When Brazil won the war against Paraguay in 1870, they spared the life, but not the reputation of the woman they claimed was the chief villain in the bloodshed. Irish-born Eliza Lynch, lifetime partner of dictator Francisco Solano López, was painted by Brazil as a puppet master, thief and whore, and in 1991 included alongside Lucretia Borgia and Catherine the Great in a book entitled The World’s Wickedest Women. In Paraguay, the country where she lived as a beloved uncrowned queen, she is a national heroine. Fascinated by the contradiction, Irish academics Michael Lillis and Ronan Fanning embarked on 18 years of research to write a biography which forms the basis of Alan Gilsenan’s unique and compassionate documentary. Blending interviews with re-enactments of Eliza’s life – wonderfully performed by actress Maria Doyle – Gilsenan thoughtfully breathes humanity into a portrait of a much maligned woman.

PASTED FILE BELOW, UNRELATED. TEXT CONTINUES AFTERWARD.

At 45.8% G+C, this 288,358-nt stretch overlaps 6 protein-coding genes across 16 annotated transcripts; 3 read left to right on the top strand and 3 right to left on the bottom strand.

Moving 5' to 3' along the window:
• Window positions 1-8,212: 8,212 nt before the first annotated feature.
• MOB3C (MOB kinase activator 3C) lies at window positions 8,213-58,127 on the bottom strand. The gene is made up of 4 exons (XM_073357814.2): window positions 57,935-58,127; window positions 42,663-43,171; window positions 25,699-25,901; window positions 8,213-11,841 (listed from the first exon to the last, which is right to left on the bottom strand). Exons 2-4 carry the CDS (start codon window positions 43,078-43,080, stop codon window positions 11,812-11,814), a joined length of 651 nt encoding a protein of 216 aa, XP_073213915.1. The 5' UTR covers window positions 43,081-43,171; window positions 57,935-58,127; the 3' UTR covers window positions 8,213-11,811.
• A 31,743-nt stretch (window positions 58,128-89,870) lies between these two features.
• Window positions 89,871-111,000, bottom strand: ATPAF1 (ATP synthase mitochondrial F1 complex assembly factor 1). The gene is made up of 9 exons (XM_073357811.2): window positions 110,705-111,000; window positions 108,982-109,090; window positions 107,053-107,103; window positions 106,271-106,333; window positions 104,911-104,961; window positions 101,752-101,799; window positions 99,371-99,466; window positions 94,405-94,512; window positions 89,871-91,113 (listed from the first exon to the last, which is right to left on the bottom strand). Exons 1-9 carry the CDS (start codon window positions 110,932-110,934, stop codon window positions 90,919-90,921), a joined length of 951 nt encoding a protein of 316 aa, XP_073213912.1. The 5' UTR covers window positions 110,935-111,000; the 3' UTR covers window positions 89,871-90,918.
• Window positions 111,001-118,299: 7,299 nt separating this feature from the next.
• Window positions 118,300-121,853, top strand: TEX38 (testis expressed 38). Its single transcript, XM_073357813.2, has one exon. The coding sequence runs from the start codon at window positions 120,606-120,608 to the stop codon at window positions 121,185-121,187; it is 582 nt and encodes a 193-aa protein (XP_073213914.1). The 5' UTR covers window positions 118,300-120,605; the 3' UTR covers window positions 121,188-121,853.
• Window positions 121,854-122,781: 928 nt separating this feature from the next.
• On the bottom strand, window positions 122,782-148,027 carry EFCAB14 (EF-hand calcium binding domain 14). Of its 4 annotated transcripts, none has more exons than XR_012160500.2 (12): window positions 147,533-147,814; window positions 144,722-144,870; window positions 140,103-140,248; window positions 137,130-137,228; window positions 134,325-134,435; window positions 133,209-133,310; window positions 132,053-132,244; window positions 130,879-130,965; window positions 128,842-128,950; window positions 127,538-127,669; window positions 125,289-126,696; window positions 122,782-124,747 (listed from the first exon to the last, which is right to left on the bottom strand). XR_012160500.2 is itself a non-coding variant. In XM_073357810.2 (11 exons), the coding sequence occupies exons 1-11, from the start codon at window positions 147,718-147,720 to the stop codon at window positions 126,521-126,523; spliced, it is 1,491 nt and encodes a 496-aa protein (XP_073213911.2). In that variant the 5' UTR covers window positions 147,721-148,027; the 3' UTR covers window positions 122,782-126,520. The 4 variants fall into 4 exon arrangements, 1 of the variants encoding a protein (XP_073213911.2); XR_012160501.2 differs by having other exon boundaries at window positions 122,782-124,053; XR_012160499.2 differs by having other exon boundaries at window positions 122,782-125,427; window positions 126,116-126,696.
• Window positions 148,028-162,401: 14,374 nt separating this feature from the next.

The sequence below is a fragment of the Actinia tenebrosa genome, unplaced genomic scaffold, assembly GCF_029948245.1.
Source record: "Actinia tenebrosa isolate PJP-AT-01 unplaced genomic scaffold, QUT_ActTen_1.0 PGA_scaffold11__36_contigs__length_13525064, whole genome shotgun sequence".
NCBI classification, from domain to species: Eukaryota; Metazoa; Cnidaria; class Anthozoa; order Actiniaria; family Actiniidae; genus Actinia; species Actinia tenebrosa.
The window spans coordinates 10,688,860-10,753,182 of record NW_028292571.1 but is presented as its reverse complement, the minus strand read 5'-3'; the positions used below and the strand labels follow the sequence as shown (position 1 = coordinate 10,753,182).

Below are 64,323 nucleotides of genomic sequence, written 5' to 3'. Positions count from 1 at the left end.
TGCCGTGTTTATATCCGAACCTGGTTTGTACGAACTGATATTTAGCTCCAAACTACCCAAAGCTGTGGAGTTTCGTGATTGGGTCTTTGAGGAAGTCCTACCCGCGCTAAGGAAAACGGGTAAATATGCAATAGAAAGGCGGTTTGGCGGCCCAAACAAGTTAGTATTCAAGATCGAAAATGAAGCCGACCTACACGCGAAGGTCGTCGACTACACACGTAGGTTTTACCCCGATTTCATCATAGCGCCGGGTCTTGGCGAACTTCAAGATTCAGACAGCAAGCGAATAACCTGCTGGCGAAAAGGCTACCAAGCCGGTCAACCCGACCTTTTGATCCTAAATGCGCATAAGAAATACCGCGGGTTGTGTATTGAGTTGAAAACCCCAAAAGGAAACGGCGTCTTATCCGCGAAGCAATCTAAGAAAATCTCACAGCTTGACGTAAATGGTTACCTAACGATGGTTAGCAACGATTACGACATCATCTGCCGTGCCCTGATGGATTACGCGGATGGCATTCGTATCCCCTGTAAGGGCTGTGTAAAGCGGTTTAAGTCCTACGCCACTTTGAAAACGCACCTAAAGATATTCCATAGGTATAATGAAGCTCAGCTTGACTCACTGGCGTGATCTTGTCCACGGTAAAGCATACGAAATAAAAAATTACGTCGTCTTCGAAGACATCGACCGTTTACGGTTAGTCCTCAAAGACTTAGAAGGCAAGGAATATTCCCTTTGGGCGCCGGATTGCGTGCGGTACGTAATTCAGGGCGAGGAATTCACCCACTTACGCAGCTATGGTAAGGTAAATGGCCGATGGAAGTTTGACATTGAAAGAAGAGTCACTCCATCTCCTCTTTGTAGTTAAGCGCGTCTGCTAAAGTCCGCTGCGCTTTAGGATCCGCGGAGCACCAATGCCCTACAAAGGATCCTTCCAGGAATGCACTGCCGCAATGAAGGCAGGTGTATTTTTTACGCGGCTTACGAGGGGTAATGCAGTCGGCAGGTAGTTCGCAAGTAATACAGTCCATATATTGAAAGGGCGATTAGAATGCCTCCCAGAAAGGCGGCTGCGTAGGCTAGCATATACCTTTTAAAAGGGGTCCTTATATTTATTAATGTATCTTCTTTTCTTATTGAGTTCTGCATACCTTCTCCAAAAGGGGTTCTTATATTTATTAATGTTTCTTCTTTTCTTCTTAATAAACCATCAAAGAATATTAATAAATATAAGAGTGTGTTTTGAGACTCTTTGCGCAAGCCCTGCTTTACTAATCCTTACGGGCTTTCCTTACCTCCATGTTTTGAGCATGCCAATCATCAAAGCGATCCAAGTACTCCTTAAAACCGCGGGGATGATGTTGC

After four years apart, Ahmad returns to his wife Marie in Paris in order to progress their divorce. During his brief stay, he cannot help noticing the strained relationship between Marie and her daughter Lucie.
Raimund Gregorius, having saved a beautiful Portuguese woman from leaping to her death, stumbles upon a mesmerizing book by a Portuguese author, which compels him to suddenly abandon the boring life he has led for years and to embark on an enthralling adventure.
When the crew of the Enterprise is called back home, they find an unstoppable force of terror from within their own organization has detonated the fleet and everything it stands for, leaving our world in a state of crisis.